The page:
Queensland needs 100 new schools: Planning Commission

The Schools Planning Commission has mapped the hotspots in need of new schools over the next 20 years.The Schools Planning Commission has determined more than 100 new schools will probably be needed across the state in the next 20 years – and it is already failing to take into account about 38,000 students.

Education Minister John-Paul Langbroek tasked the commission with mapping Queensland’s growth areas and returning with a plan of where new schools would be needed and when.

But the most up to date statistics it had to use were from 2011. And in three short years, the estimates have blown out even further.

“What you are seeing…is a final determination for new schools over the next 20 years, commission chair Bob Quinn said. “Already, I have to say because of the change in data that has come from the Bureau of Statistics, it is somewhat out of date.”

“We are 38,000 students short of our estimates at the moment.

“The latest numbers signed off by the Treasurer, only about a month ago, means that there is a another 38,000 students coming into this state over the next 20 years.

“So you can see how important this process was. These maps will be updated every 12 months from recommendations that we’ve made to the minister and from there, all of the stakeholders will be continued to be involved in terms of where they are planning new schools, what type of new schools, what the time frame will be, how large they’ll be.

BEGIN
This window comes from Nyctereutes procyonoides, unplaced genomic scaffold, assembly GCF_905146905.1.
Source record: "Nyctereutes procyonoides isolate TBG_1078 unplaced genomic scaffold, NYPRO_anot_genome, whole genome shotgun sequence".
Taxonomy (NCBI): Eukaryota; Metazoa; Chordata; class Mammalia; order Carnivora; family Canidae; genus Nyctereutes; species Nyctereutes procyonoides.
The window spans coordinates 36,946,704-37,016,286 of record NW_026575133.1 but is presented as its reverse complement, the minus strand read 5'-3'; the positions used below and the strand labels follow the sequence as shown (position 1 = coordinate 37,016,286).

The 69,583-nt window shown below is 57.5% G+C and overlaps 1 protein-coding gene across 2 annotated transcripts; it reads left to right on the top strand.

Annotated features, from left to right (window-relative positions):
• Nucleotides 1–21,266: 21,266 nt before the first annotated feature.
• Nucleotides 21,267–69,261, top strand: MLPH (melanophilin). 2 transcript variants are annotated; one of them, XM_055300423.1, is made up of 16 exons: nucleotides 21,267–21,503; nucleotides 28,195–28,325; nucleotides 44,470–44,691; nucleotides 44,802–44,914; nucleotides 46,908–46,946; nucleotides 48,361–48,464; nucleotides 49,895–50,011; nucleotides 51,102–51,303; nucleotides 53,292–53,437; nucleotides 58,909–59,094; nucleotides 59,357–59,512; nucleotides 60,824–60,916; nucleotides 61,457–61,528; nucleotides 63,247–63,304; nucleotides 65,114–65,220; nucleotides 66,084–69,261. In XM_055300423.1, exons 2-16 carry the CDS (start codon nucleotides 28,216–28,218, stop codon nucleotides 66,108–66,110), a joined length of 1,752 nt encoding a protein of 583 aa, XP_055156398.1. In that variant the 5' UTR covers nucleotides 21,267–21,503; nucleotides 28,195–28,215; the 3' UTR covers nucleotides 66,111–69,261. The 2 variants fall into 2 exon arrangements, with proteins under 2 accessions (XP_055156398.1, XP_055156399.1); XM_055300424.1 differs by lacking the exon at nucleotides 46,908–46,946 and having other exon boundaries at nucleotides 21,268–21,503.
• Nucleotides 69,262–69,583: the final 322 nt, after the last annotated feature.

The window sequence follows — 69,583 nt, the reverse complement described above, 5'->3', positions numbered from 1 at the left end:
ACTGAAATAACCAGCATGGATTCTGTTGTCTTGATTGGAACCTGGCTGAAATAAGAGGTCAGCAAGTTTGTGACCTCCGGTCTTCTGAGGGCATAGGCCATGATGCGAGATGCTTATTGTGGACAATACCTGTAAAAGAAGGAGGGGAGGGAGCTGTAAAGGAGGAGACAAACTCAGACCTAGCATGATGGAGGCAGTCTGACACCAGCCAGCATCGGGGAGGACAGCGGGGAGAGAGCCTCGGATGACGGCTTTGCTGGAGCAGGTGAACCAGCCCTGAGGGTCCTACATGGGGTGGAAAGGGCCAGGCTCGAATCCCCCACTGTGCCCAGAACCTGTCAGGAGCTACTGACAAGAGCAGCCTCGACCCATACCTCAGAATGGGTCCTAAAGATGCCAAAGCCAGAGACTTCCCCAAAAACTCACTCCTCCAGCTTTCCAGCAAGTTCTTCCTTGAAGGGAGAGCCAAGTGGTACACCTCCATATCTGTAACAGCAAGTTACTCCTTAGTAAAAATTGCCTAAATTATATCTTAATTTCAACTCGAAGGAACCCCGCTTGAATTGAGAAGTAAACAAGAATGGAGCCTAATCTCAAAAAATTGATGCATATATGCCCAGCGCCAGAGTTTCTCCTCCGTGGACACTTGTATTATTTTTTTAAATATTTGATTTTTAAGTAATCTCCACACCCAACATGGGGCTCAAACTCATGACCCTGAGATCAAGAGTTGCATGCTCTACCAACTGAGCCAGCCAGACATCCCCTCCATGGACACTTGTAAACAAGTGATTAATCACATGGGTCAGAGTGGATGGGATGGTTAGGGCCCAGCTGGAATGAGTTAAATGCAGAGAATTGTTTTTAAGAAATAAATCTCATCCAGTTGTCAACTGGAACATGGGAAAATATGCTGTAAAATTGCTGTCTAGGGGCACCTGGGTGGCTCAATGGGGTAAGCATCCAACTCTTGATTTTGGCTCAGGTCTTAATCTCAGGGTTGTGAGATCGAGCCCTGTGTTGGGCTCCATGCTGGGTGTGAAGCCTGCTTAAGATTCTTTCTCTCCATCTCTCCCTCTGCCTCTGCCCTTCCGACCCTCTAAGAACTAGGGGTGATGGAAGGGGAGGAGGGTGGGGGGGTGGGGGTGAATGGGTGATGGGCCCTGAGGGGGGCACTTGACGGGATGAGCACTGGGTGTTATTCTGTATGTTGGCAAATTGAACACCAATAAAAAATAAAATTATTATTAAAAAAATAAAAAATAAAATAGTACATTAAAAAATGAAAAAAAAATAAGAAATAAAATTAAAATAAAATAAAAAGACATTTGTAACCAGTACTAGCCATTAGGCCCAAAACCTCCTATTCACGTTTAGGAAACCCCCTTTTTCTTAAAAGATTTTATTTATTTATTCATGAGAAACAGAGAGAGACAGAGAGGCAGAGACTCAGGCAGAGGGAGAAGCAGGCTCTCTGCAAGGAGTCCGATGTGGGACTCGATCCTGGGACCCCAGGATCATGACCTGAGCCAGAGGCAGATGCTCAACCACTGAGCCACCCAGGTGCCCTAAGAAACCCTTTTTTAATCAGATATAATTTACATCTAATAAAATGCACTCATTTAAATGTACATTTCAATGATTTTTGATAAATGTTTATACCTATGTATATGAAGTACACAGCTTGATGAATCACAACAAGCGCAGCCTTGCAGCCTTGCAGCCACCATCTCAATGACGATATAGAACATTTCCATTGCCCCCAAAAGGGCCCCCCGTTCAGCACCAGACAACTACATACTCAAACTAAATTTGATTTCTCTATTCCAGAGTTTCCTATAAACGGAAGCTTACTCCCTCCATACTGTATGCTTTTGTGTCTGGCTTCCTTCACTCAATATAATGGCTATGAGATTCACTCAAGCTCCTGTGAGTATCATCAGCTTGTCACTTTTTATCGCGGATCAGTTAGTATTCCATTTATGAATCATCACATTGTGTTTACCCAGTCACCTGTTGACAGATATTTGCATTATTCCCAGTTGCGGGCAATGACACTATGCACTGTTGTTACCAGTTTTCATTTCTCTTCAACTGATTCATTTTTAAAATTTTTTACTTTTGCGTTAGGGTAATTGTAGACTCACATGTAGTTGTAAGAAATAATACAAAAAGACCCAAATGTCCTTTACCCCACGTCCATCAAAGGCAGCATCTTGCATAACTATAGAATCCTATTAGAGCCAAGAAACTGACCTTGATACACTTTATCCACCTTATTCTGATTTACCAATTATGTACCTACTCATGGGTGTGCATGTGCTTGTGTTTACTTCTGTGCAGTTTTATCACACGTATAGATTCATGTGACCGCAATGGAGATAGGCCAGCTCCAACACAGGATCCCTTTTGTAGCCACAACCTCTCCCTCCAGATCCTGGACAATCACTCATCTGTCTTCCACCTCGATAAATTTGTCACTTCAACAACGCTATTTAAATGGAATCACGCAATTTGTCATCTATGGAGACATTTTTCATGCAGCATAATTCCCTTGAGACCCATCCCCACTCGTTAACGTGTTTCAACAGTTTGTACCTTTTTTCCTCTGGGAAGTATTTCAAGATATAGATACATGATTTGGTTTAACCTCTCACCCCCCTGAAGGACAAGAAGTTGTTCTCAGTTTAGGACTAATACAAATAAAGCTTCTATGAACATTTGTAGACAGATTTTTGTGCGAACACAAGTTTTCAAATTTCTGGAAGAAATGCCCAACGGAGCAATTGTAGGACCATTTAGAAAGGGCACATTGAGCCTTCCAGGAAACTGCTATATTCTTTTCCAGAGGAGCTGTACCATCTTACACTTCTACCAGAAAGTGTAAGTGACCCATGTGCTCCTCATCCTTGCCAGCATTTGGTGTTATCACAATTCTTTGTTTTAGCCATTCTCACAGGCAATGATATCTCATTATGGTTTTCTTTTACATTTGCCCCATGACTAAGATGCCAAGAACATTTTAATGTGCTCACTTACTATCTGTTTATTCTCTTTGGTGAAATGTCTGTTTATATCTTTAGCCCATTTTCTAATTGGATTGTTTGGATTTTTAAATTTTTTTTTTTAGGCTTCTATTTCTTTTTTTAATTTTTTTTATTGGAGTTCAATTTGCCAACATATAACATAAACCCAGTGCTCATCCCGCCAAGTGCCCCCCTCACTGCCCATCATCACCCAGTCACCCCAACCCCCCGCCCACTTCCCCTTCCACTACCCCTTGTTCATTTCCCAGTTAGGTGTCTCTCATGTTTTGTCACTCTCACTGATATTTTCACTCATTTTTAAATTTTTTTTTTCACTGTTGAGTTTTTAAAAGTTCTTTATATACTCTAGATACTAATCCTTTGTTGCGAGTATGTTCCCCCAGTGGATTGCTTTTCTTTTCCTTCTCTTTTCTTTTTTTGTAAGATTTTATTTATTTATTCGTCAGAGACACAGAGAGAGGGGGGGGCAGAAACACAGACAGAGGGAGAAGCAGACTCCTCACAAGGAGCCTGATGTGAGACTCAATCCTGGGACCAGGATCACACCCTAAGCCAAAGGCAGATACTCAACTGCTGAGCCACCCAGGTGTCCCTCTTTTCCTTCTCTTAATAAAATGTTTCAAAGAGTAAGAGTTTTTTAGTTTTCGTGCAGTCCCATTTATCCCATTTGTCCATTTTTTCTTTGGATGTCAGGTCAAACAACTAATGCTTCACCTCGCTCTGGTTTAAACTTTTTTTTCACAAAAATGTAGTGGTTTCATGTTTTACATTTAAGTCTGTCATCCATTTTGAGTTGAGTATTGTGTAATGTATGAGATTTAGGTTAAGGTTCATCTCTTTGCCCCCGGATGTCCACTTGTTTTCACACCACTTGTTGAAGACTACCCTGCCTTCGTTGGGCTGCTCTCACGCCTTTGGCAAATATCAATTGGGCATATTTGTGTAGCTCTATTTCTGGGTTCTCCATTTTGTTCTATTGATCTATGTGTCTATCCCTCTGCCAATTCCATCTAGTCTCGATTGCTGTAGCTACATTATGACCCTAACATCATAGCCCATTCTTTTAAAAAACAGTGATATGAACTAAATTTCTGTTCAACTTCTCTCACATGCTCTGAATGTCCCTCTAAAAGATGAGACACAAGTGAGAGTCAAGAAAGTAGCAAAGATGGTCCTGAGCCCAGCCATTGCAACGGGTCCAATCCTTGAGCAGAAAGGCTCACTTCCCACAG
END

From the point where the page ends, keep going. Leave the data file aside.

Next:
“So there will be a sharing of information like there has never been before to make sure that very scarce resources aren’t wasted as we build into the future.”

The plan covers suburbs of the Gold Coast, such as Robina, as well as growing regional areas such Cairns, Mackay and Beaudesert.

A funding model for the new schools is still to be worked out. The government has 11 new schools in the pipeline, which will be finished in the next couple of years. Ten of those were funded through a public-private partnership model with The Plenary Schools Consortium.

Under the PPP, the consortium builds the schools in exchange for a 30-year maintenance contract with the government.

Mr Langbroek said the hows and whens of building the new schools, estimated to be between 99 and 119, with up to 83 primary schools and 36 high schools, would be determined at a later date. But he reiterated the importance of the commission, working together with the government and independent and Catholic schools sectors to ensure needs were met quickly and, at the same time, some areas were not inundated with unnecessary facilities, while others faced over-crowding.

He said the change to the statistics indicated how “volatile” the Queensland population-growth figures were.

“As we have already heard, there are 38,000 new children, prospectively, then we might have planned for before,” he said.

“We need to make sure that just in certain areas there might be some changes….we need to be able to look at the data, see where we are now and make sure we adapt for the future.”

For more information head to www.education.qld.gov.au/schools/schools-planning-commission.

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